Another bird-nerd critter post! Both Seth and I have soft spots for goofy-looking birds and they don’t get much goofier than auklets. On our sail to the Arctic in 2015, we spent several days on St Paul island in the central Bering Sea, binoculars and cameras trained on cliffs full of nesting auklets. It was a toss-up for my favorite, but the Least Auklet was certainly a contender. Continue reading
All my critter posts so far have focused on mammals, but we see so many interesting birds while sailing that I thought it was time for an avian critter post. Two years ago, on the Alaskan North Slope, we were lucky enough to see a snowy owl. We watched him for hours as he swept low over the tundra and perched on whalebones. Since it was summer in the Arctic, he was hunting in full daylight (even though it was close on midnight), and the low angle of the sun made for lovely light for photography. Continue reading
The last few (belated) posts have been about work on Celeste over the 2016/17 winter. It was a bit of a tough winter for living aboard – the harbor froze over, it was unusually cold and snowy for the Pacific NW, and the short days were a bit depressing at times – but we made some great friends and, being amateur bird nerds, we really enjoyed all the wintering avian visitors – harlequin ducks, long-tailed ducks (“oldsquaws”) in their winter plumage, American widgeons, buffleheads, common goldeneyes, and hooded mergansers. Here are a few pictures we took on one glorious sunny day in January:
This video covers our first passage north in the Bering Sea, to the windswept but wildlife-rich Pribilof Islands. We were thrilled to get some great footage of puffins and fur seals, and really enjoyed celebrating Fourth of July in what’s got to be one of the world’s coldest ball-fields!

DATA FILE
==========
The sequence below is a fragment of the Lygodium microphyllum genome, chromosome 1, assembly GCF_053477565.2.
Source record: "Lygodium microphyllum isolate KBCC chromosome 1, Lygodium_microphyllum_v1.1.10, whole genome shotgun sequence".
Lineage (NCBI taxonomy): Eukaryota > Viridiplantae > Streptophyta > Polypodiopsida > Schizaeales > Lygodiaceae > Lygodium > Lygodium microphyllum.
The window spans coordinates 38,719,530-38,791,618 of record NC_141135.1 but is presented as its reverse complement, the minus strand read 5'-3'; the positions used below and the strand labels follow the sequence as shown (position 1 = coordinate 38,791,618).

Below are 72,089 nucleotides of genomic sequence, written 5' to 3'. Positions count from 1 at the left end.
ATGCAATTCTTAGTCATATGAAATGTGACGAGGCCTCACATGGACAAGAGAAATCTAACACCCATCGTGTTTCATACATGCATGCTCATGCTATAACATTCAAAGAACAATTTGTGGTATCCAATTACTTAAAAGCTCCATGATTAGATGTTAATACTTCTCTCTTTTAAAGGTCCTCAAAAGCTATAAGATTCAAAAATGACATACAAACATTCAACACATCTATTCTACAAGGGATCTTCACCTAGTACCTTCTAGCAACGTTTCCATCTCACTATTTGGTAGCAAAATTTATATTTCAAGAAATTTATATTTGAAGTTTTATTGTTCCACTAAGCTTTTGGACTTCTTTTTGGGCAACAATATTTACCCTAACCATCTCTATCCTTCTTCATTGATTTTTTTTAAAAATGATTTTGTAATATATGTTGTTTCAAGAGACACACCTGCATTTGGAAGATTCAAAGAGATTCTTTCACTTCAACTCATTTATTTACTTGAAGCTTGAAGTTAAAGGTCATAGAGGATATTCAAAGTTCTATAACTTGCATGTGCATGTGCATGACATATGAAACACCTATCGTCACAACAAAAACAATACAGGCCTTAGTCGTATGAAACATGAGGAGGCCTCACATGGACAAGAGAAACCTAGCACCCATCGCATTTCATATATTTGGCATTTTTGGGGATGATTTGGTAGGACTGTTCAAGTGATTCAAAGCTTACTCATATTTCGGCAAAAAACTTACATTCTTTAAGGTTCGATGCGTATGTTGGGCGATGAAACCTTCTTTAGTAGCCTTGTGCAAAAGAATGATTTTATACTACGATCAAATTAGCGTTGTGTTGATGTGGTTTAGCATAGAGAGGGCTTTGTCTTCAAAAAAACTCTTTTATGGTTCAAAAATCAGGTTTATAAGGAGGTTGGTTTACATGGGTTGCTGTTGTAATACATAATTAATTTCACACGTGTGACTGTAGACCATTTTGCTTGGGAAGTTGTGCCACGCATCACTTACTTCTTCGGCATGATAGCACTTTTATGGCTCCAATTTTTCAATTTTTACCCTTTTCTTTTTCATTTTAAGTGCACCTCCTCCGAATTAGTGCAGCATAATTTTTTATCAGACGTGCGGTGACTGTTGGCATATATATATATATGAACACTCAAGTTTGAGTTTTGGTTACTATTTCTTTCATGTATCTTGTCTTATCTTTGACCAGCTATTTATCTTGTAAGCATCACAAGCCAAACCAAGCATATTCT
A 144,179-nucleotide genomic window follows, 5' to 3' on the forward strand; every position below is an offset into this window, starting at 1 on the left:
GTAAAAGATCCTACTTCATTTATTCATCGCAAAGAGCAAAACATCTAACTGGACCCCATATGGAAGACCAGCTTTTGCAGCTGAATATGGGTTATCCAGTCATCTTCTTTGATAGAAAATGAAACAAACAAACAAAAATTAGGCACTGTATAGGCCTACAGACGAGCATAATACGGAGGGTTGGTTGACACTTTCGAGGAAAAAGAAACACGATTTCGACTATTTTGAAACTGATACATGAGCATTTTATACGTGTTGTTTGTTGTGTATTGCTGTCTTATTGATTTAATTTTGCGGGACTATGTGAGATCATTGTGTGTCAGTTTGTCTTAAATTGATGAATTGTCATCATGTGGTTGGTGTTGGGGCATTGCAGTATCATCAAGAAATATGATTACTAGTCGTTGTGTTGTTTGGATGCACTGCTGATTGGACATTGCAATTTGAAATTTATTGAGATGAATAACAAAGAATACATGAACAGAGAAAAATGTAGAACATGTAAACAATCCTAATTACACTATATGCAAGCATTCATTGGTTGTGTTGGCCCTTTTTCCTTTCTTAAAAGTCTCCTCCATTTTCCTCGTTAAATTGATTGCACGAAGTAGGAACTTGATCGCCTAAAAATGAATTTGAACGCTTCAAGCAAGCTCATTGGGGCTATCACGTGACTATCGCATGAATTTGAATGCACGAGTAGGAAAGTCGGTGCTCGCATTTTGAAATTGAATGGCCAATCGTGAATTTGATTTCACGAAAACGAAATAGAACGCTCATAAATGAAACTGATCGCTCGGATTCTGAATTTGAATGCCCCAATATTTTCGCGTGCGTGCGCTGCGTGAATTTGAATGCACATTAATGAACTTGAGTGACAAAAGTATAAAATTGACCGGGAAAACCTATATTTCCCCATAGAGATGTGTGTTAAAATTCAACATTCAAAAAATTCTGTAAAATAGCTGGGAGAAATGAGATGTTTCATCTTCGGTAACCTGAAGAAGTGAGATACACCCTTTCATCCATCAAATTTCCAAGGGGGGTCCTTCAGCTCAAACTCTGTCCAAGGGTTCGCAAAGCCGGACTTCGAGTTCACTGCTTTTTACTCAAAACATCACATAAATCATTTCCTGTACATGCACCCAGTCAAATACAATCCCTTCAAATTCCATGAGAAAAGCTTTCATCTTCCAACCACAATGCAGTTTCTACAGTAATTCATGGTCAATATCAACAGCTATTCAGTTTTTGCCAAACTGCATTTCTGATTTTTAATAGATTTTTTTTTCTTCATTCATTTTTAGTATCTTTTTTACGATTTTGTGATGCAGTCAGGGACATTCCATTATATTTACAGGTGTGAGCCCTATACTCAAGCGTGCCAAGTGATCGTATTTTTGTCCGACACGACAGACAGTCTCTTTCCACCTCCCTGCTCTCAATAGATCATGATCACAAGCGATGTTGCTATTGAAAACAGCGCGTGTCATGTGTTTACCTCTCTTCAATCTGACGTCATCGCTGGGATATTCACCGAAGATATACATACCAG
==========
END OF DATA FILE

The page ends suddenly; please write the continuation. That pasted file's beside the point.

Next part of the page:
In our last post we mentioned that we were back on board Celeste in Alaska’s Aleutian Islands! So here’s what we’ve been up to!
We’ve been doing a little renovation to Gone Floatabout and added some new pages. Finally the Arctic Voyage tab now has a full account of the voyage, from our first shakedown cruise in British Columbia in 2013 to our rounding of Point Barrow and return to the Aleutians this past summer. If you’re really ambitious and or really bored, all the posts are in order now on the 2014: Alaska page and the 2015: Arctic page 🙂
Much more exciting is that we finally did something about the Photography page! It’s now under the new Media tab and has three extensive galleries: Wildlife, Nature, and Adventure & People. We had a lot of fun putting that together, so hope you enjoy it!
Finally, sorry for the last post that got sent out – it was a snafu that happened when we were editing our home page.
Hope everyone enjoys floating about the revamped site 🙂
Ellen & Seth
After a great visit to scientist George Divoky and his seabirds, we headed back to Barrow to say goodbye to Craig and Cyd before beginning the return passage to Dutch Harbor. While much of the reason why we’d spent so much time around Barrow was because we’d been having so much fun, another factor was the weather. There simply hadn’t been a favorable window long enough to permit us to head south without getting a complete thrashing. Low pressure system after low pressure system kept sweeping across the Arctic Ocean from Wrangel Island north of Siberia and hammering the Chukchi and Beaufort Seas.
There’d been 24-hour windows between lows, of which we’d taken advantage to visit George and to explore the edge of the polar pack ice. But there’d never been a window long enough to make tracks south. Not only had the systems been frequent, but one thing about very cold air is that it actually makes bigger waves than warmer air. It’s denser and thus exerts more force on the water, so that 20 knots in the Arctic feels a lot worse than 20 knots in the Caribbean. We didn’t realize this on our own – Craig the bowhead whale biologist pointed it out to us. However, as autumn – a notoriously bad season in the Chukchi and Bering Seas – approached, our standards for what constituted ‘good’ weather got lower and lower. Continue reading